Apart from the scientific evidence that proves the effectiveness of masks to prevent the spread of the coronavirus, the face covering also symbolizes how seriously the Biden administration is taking the pandemic.
"By reducing the number of leaders and people in authority refusing to wear masks, you reduce the feeling that this is acceptable behavior," Matt Seeger, a dean at Wayne State University who works with the CDC, told the Washington Post.
The federal property mask mandate has already led some right-wing figures and former officials from the Trump administration to question its implementation.
They were quick to point out that Biden was not wearing a mask at the Lincoln Memorial on Wednesday night, in apparent violation of his own executive order.
When asked about that by a Fox News reporter on Thursday, White House press secretary Jen Psaki did not directly address the issue, saying Biden "was celebrating an evening of a historic day in our country" and that he signed the mask mandate "to send a message to the American public about the importance of wearing masks, how it can save tens of thousands of lives."
"We take a number of precautions, but I don’t think...I think we have big...bigger issues to worry about at this moment in time," Psaki said.
A former Trump aide also questioned why the mask mandate did not apply to Psaki while she was giving the briefing at the White House. (She removes her mask before speaking at the lectern.)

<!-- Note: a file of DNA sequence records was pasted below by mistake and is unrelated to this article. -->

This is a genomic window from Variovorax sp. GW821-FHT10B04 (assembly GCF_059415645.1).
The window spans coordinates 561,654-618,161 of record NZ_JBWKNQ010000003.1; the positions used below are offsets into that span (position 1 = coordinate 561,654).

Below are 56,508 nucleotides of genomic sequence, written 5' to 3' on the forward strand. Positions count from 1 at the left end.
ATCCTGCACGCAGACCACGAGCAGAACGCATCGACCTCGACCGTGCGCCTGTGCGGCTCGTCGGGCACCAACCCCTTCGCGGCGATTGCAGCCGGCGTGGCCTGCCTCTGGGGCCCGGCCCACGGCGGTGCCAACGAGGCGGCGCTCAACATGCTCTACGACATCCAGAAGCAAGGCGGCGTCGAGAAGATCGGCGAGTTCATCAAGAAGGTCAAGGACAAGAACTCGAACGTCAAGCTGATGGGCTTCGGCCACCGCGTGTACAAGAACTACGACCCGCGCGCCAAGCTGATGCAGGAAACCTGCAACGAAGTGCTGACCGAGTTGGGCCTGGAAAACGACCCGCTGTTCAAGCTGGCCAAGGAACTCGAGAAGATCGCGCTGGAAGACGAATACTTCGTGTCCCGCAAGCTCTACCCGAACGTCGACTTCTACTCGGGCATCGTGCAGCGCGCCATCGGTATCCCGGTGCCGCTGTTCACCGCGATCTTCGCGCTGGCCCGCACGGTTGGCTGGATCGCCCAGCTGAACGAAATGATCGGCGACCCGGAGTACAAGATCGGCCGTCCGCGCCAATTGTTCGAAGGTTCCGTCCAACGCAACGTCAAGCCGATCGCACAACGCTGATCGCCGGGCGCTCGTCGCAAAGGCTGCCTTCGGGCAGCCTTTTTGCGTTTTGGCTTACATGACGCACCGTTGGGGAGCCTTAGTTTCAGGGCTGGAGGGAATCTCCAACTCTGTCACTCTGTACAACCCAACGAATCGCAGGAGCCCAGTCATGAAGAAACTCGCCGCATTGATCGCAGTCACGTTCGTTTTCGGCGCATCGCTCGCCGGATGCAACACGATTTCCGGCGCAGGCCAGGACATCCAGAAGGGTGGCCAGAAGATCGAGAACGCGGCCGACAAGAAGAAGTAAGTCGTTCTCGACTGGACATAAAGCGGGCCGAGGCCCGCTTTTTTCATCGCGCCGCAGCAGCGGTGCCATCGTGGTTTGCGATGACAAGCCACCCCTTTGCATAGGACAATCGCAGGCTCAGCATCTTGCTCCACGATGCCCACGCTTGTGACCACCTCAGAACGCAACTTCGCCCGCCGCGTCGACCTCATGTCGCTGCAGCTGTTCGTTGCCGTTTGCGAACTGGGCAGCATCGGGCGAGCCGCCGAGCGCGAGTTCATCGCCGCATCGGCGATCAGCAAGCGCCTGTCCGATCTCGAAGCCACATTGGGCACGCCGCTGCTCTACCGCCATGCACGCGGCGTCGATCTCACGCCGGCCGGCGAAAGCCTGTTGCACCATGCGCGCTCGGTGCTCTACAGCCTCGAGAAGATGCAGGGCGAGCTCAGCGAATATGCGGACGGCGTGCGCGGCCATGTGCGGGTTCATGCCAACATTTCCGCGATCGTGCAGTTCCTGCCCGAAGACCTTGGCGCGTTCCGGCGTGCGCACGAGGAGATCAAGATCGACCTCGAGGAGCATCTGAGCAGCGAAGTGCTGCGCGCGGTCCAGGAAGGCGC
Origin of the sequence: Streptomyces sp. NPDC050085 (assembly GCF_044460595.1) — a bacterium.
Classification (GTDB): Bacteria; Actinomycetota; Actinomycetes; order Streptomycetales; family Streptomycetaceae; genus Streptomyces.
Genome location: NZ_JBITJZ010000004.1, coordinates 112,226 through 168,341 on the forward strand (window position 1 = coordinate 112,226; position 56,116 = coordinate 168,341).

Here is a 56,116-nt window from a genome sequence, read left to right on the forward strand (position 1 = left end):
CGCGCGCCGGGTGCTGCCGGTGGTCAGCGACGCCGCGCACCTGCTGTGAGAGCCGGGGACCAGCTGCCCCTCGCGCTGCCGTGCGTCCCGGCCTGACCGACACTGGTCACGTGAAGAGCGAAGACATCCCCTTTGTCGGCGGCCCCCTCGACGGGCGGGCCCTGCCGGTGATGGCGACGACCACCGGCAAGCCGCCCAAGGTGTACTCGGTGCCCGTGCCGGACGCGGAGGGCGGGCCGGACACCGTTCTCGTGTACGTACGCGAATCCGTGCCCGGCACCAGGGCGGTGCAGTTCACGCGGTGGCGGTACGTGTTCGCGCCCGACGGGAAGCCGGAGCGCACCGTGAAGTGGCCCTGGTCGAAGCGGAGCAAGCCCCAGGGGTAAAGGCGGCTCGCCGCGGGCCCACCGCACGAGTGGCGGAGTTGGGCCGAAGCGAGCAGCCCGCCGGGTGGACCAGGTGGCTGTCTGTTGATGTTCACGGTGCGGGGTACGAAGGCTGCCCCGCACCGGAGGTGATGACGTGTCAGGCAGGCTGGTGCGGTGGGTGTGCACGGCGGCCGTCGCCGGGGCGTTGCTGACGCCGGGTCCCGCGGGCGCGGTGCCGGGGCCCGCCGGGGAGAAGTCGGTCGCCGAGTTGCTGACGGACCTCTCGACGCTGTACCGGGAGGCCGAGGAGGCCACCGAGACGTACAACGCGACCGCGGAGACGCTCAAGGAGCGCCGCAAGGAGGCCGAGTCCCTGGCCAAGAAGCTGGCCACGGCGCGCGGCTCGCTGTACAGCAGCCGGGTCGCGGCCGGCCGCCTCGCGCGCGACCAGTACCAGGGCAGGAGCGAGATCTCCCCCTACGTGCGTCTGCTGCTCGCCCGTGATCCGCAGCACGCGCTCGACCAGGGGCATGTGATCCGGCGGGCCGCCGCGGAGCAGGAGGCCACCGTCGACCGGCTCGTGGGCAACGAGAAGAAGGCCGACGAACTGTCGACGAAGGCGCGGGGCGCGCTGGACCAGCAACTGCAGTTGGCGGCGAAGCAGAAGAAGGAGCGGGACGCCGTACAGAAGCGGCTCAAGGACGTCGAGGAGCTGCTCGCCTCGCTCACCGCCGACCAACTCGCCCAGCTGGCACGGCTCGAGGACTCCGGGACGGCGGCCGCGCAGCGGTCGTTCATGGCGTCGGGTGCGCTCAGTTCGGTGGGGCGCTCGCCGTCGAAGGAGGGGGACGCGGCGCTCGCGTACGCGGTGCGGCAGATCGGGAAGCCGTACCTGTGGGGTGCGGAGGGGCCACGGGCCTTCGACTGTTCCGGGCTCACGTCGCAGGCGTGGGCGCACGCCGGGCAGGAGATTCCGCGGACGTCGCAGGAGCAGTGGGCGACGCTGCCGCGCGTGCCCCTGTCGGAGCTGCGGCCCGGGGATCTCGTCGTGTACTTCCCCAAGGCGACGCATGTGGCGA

Zients said that the mask mandates were "not a political statement" but about "the health of our families, and economic recovery of our country."
Throughout the pandemic, Donald Trump and some Republican lawmakers have repeatedly disregarded and derided basic COVID-19 precautions. They have refused to wear masks in public and have held "super-spreader" events at the White House and campaign rallies, where most attendees were maskless.
Trump even ridiculed Biden for always being seen in a mask, suggesting it was a sign of weakness.
Trump and his administration politicized mask-wearing, fueling his supporters and conservatives to turn masks into a nonsensical and dangerous culture war issue that often led to violence. Across the country, people have frequently engaged in verbal spats and physical confrontations over wearing masks in public places, some of which have turned deadly.
The lack of clear federal guidelines and Trump's mixed messages about the seriousness of the pandemic led to confusion and chaos over mask mandates and other public health directives at the state and local levels. It also led many of his supporters to believe that COVID-19 was a hoax.
Biden, who has vowed to be transparent and truthful about the pandemic, has said that it will take months before a majority of Americans are vaccinated and that the death toll will likely surpass 500,000 in February.
"The experts say by wearing a mask from now until April, we’d save more than 50,000 lives going forward," Biden said. "Fifty thousand lives. So I’m asking every American to mask up for the next 100 days."
Correction: State capitols are not included in the federal mask mandate. An earlier version of this story said they were.